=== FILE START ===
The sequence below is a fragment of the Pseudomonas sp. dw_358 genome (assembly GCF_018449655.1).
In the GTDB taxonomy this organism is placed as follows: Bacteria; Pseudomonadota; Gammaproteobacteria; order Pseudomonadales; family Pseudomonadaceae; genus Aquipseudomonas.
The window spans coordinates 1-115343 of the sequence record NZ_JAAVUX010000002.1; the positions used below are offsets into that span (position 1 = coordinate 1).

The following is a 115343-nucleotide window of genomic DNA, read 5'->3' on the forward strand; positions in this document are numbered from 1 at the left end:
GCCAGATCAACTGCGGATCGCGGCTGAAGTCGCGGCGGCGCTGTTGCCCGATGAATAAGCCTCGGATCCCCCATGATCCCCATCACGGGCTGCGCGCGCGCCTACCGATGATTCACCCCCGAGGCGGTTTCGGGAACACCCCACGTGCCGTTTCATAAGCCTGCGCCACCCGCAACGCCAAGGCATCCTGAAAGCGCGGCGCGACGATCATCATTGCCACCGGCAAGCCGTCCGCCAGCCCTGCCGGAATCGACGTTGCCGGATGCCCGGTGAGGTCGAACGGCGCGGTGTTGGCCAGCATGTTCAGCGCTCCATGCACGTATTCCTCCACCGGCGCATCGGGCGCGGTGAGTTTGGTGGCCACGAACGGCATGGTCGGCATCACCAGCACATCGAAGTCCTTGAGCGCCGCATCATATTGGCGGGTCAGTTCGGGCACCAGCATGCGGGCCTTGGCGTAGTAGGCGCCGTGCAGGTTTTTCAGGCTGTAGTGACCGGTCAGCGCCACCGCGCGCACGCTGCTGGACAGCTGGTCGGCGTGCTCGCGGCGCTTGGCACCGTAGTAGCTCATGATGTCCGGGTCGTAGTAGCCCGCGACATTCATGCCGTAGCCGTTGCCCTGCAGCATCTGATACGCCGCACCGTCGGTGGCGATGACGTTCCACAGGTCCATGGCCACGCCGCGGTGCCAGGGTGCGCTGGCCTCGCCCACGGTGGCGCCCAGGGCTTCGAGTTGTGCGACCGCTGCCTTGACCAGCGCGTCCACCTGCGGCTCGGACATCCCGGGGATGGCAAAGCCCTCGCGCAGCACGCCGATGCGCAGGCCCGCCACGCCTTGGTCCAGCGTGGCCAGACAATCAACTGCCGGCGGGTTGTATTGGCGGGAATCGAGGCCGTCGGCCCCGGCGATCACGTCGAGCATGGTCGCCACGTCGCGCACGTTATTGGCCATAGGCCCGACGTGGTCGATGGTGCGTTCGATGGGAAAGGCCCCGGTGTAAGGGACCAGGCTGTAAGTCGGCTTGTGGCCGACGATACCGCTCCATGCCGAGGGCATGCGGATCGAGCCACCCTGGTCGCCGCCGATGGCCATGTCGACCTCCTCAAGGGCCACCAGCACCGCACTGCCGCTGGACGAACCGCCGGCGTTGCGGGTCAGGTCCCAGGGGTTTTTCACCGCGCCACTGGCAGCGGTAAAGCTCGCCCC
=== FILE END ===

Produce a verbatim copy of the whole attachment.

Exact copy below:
The sequence below is a fragment of the Pseudomonas sp. dw_358 genome (assembly GCF_018449655.1).
In the GTDB taxonomy this organism is placed as follows: Bacteria; Pseudomonadota; Gammaproteobacteria; order Pseudomonadales; family Pseudomonadaceae; genus Aquipseudomonas.
The window spans coordinates 1-115343 of the sequence record NZ_JAAVUX010000002.1; the positions used below are offsets into that span (position 1 = coordinate 1).

The following is a 115343-nucleotide window of genomic DNA, read 5'->3' on the forward strand; positions in this document are numbered from 1 at the left end:
GCCAGATCAACTGCGGATCGCGGCTGAAGTCGCGGCGGCGCTGTTGCCCGATGAATAAGCCTCGGATCCCCCATGATCCCCATCACGGGCTGCGCGCGCGCCTACCGATGATTCACCCCCGAGGCGGTTTCGGGAACACCCCACGTGCCGTTTCATAAGCCTGCGCCACCCGCAACGCCAAGGCATCCTGAAAGCGCGGCGCGACGATCATCATTGCCACCGGCAAGCCGTCCGCCAGCCCTGCCGGAATCGACGTTGCCGGATGCCCGGTGAGGTCGAACGGCGCGGTGTTGGCCAGCATGTTCAGCGCTCCATGCACGTATTCCTCCACCGGCGCATCGGGCGCGGTGAGTTTGGTGGCCACGAACGGCATGGTCGGCATCACCAGCACATCGAAGTCCTTGAGCGCCGCATCATATTGGCGGGTCAGTTCGGGCACCAGCATGCGGGCCTTGGCGTAGTAGGCGCCGTGCAGGTTTTTCAGGCTGTAGTGACCGGTCAGCGCCACCGCGCGCACGCTGCTGGACAGCTGGTCGGCGTGCTCGCGGCGCTTGGCACCGTAGTAGCTCATGATGTCCGGGTCGTAGTAGCCCGCGACATTCATGCCGTAGCCGTTGCCCTGCAGCATCTGATACGCCGCACCGTCGGTGGCGATGACGTTCCACAGGTCCATGGCCACGCCGCGGTGCCAGGGTGCGCTGGCCTCGCCCACGGTGGCGCCCAGGGCTTCGAGTTGTGCGACCGCTGCCTTGACCAGCGCGTCCACCTGCGGCTCGGACATCCCGGGGATGGCAAAGCCCTCGCGCAGCACGCCGATGCGCAGGCCCGCCACGCCTTGGTCCAGCGTGGCCAGACAATCAACTGCCGGCGGGTTGTATTGGCGGGAATCGAGGCCGTCGGCCCCGGCGATCACGTCGAGCATGGTCGCCACGTCGCGCACGTTATTGGCCATAGGCCCGACGTGGTCGATGGTGCGTTCGATGGGAAAGGCCCCGGTGTAAGGGACCAGGCTGTAAGTCGGCTTGTGGCCGACGATACCGCTCCATGCCGAGGGCATGCGGATCGAGCCACCCTGGTCGCCGCCGATGGCCATGTCGACCTCCTCAAGGGCCACCAGCACCGCACTGCCGCTGGACGAACCGCCGGCGTTGCGGGTCAGGTCCCAGGGGTTTTTCACCGCGCCACTGGCAGCGGTAAAGCTCGCCCC